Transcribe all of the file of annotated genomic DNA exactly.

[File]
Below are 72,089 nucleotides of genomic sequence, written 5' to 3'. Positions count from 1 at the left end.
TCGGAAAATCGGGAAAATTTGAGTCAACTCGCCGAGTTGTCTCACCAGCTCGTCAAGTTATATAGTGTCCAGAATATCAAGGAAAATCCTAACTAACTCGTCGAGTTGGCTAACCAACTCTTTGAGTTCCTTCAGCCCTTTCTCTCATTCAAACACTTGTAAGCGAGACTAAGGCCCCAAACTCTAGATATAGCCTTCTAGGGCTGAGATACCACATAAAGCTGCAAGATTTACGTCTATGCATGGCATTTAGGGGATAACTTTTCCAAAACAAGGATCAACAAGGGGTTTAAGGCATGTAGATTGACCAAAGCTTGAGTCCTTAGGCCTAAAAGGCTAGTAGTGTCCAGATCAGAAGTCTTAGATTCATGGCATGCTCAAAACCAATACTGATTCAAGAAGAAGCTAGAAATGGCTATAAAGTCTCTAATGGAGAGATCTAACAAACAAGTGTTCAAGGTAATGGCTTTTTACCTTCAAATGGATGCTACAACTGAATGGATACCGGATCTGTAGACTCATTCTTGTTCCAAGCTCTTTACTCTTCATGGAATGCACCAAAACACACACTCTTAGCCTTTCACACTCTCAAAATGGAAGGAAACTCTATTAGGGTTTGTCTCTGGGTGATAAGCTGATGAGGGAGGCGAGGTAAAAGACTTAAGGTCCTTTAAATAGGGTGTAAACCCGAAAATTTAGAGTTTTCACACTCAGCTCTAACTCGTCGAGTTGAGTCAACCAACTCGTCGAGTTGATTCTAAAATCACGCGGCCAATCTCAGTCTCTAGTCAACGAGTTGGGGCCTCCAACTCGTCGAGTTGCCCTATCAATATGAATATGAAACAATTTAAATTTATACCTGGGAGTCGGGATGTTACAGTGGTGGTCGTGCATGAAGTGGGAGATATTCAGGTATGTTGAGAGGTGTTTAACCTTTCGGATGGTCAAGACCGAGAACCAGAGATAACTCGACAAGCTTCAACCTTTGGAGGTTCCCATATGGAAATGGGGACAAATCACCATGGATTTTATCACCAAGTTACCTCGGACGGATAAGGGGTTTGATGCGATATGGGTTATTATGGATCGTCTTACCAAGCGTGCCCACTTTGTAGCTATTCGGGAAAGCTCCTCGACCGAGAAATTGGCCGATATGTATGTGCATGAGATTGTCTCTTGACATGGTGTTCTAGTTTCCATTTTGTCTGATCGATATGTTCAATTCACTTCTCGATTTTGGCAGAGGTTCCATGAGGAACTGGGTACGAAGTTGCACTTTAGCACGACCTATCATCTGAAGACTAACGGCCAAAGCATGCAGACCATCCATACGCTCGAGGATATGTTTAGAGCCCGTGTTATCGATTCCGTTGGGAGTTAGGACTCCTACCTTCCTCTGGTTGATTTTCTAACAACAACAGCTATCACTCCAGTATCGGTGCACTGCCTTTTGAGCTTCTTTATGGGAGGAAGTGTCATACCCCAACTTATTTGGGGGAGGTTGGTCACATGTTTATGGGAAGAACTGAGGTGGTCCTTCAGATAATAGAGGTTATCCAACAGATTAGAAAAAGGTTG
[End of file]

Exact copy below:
Below are 72,089 nucleotides of genomic sequence, written 5' to 3'. Positions count from 1 at the left end.
TCGGAAAATCGGGAAAATTTGAGTCAACTCGCCGAGTTGTCTCACCAGCTCGTCAAGTTATATAGTGTCCAGAATATCAAGGAAAATCCTAACTAACTCGTCGAGTTGGCTAACCAACTCTTTGAGTTCCTTCAGCCCTTTCTCTCATTCAAACACTTGTAAGCGAGACTAAGGCCCCAAACTCTAGATATAGCCTTCTAGGGCTGAGATACCACATAAAGCTGCAAGATTTACGTCTATGCATGGCATTTAGGGGATAACTTTTCCAAAACAAGGATCAACAAGGGGTTTAAGGCATGTAGATTGACCAAAGCTTGAGTCCTTAGGCCTAAAAGGCTAGTAGTGTCCAGATCAGAAGTCTTAGATTCATGGCATGCTCAAAACCAATACTGATTCAAGAAGAAGCTAGAAATGGCTATAAAGTCTCTAATGGAGAGATCTAACAAACAAGTGTTCAAGGTAATGGCTTTTTACCTTCAAATGGATGCTACAACTGAATGGATACCGGATCTGTAGACTCATTCTTGTTCCAAGCTCTTTACTCTTCATGGAATGCACCAAAACACACACTCTTAGCCTTTCACACTCTCAAAATGGAAGGAAACTCTATTAGGGTTTGTCTCTGGGTGATAAGCTGATGAGGGAGGCGAGGTAAAAGACTTAAGGTCCTTTAAATAGGGTGTAAACCCGAAAATTTAGAGTTTTCACACTCAGCTCTAACTCGTCGAGTTGAGTCAACCAACTCGTCGAGTTGATTCTAAAATCACGCGGCCAATCTCAGTCTCTAGTCAACGAGTTGGGGCCTCCAACTCGTCGAGTTGCCCTATCAATATGAATATGAAACAATTTAAATTTATACCTGGGAGTCGGGATGTTACAGTGGTGGTCGTGCATGAAGTGGGAGATATTCAGGTATGTTGAGAGGTGTTTAACCTTTCGGATGGTCAAGACCGAGAACCAGAGATAACTCGACAAGCTTCAACCTTTGGAGGTTCCCATATGGAAATGGGGACAAATCACCATGGATTTTATCACCAAGTTACCTCGGACGGATAAGGGGTTTGATGCGATATGGGTTATTATGGATCGTCTTACCAAGCGTGCCCACTTTGTAGCTATTCGGGAAAGCTCCTCGACCGAGAAATTGGCCGATATGTATGTGCATGAGATTGTCTCTTGACATGGTGTTCTAGTTTCCATTTTGTCTGATCGATATGTTCAATTCACTTCTCGATTTTGGCAGAGGTTCCATGAGGAACTGGGTACGAAGTTGCACTTTAGCACGACCTATCATCTGAAGACTAACGGCCAAAGCATGCAGACCATCCATACGCTCGAGGATATGTTTAGAGCCCGTGTTATCGATTCCGTTGGGAGTTAGGACTCCTACCTTCCTCTGGTTGATTTTCTAACAACAACAGCTATCACTCCAGTATCGGTGCACTGCCTTTTGAGCTTCTTTATGGGAGGAAGTGTCATACCCCAACTTATTTGGGGGAGGTTGGTCACATGTTTATGGGAAGAACTGAGGTGGTCCTTCAGATAATAGAGGTTATCCAACAGATTAGAAAAAGGTTG